This
** preview**
has intentionally

**sections.**

*blurred***to view the full version.**

*Sign up*
**Unformatted text preview: **217 3 Linear Functions In this chapter we will study a class of function called a linear function , so named because the graph of a linear function is a line. We begin our study of linear functions by examining some linear models, where we will present a thorough discussion of the modeling process, including the notion of dependent and independent variables, and representing the data with a graph, properly labeled and scaled. We will learn that if one quantity changes at constant rate with respect to a second quantity, the functional relationship must be linear and the graph will be a line. We will also learn how to develop model equations, then use both the model equation and the graph to make predictions. We will then present a discussion on slope, making the connection to the constant rates provided in the linear models section previously studied. From there we move to a more formal definition of the slope of a line, a number that controls the “steepness” of the line. We conclude the chapter with a discussion of the equation of a linear function, using two important forms: the slope-intercept form and point-slope form . Finally, we will use these forms to determine a “line of best fit” for a variety of data sets. Welcome to the world of linear models. Let’s begin. Table of Contents 3.1 Linear Models . . . . . . . . . . . . . . . . . . . . . . . . . . . . . . . . . . . . . . . . . . . . . . . . . . . 219 Modeling the Discrete with the Continuous 224 Determining the Equation Model from the Graph 228 Exercises 233 Answers 244 3.2 Slope . . . . . . . . . . . . . . . . . . . . . . . . . . . . . . . . . . . . . . . . . . . . . . . . . . . . . . . . . . . 247 The Slope Formula 251 Parallel Lines 256 Perpendicular Lines 258 Exercises 261 Answers 267 3.3 Equations of Lines . . . . . . . . . . . . . . . . . . . . . . . . . . . . . . . . . . . . . . . . . . . . . . . 271 The Slope-Intercept Form 271 Making Connections 275 The Standard Form of a Line 276 Intercepts 278 Horizontal and Vertical Lines 280 Exercises 283 Answers 289 3.4 The Point-Slope Form of a Line . . . . . . . . . . . . . . . . . . . . . . . . . . . . . . . . . . . . 293 Parallel Lines 297 Perpendicular Lines 299 218 Chapter 3 Linear Functions Version: Fall 2007 Applications of Linear Functions 301 Exercises 305 Answers 309 3.5 The Line of Best Fit . . . . . . . . . . . . . . . . . . . . . . . . . . . . . . . . . . . . . . . . . . . . . 313 Using the Graphing Calculator to Find the Line of Best Fit 316 Exercises 321 Answers 327 3.6 Index . . . . . . . . . . . . . . . . . . . . . . . . . . . . . . . . . . . . . . . . . . . . . . . . . . . . . . . . . . . 331 Copyright All parts of this intermediate algebra textbook are copyrighted in the name of Department of Mathematics, College of the Redwoods. They are not in the public domain. However, they are being made available free for use in educational in- stitutions. This offer does not extend to any application that is made for profit.stitutions....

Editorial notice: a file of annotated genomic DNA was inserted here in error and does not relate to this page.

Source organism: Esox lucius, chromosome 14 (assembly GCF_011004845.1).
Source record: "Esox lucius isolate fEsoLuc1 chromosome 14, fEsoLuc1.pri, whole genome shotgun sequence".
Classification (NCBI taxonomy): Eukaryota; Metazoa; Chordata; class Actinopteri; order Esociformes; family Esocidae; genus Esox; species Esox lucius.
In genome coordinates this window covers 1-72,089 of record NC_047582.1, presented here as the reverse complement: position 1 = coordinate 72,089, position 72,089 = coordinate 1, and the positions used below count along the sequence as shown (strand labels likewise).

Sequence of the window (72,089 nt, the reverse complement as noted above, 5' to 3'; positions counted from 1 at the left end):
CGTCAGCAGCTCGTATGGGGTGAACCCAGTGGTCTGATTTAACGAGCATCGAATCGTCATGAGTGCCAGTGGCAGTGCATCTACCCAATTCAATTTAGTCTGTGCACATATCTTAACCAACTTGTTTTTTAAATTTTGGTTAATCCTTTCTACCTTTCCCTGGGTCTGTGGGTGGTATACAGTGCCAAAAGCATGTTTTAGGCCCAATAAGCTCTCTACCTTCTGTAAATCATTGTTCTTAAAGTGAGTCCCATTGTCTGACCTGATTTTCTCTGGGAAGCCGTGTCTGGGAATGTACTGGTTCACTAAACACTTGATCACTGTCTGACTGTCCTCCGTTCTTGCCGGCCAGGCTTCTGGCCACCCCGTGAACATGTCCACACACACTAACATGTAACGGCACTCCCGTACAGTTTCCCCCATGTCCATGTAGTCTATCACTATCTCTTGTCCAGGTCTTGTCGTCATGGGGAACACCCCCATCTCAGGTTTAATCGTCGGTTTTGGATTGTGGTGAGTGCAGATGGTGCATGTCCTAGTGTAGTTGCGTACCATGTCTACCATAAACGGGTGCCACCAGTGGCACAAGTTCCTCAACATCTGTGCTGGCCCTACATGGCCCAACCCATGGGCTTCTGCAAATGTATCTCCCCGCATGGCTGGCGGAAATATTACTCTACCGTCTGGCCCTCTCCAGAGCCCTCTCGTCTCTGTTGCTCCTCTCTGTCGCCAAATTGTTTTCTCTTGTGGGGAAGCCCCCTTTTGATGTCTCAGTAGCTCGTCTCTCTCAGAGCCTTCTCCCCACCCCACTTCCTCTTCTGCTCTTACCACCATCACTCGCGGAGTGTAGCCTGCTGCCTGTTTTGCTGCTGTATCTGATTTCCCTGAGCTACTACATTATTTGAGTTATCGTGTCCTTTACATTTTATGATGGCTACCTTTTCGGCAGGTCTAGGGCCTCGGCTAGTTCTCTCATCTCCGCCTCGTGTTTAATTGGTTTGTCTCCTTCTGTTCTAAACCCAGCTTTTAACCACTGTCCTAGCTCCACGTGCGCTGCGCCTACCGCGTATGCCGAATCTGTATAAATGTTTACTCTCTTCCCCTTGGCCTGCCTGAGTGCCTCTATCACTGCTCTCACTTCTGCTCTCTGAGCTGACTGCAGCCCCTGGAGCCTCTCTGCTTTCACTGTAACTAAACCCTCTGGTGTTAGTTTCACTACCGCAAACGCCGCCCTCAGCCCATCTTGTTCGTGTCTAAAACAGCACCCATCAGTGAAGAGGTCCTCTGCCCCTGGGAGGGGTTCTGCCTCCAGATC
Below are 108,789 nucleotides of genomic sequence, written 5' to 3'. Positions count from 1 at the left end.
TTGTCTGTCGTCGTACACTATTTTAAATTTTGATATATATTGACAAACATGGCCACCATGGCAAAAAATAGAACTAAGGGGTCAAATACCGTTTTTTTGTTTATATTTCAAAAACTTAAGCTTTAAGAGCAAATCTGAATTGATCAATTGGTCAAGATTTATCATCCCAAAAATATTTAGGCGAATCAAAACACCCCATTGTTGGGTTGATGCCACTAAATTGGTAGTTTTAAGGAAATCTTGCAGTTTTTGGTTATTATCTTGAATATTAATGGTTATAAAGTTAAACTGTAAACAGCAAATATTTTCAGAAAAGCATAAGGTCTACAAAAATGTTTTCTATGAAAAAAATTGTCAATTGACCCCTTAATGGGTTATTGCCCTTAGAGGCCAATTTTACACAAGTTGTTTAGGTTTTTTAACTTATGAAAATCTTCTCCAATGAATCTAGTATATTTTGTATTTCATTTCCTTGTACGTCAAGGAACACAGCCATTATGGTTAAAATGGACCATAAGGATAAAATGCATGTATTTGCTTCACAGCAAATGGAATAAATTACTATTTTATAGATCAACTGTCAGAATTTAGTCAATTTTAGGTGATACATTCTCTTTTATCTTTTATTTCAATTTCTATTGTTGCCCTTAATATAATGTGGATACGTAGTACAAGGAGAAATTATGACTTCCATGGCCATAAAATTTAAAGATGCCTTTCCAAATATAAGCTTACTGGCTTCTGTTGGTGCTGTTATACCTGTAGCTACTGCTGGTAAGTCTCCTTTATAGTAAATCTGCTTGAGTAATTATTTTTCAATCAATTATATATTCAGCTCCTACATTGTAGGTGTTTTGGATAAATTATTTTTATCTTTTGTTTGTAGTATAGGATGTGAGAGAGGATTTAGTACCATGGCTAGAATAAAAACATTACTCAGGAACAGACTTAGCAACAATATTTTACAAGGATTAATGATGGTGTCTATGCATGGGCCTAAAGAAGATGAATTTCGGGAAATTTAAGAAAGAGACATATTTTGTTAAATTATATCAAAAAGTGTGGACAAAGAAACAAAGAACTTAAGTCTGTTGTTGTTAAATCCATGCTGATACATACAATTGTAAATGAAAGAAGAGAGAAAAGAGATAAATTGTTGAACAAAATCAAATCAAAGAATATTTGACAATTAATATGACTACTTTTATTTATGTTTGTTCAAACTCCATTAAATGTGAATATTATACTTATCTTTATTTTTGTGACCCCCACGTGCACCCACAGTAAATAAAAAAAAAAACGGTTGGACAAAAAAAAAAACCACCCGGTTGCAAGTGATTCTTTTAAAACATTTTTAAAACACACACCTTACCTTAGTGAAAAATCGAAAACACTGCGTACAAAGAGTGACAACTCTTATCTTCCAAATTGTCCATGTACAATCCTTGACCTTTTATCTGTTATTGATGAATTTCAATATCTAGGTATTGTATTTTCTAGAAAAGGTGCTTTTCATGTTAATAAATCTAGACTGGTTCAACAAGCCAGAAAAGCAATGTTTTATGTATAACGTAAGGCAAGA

View
Full Document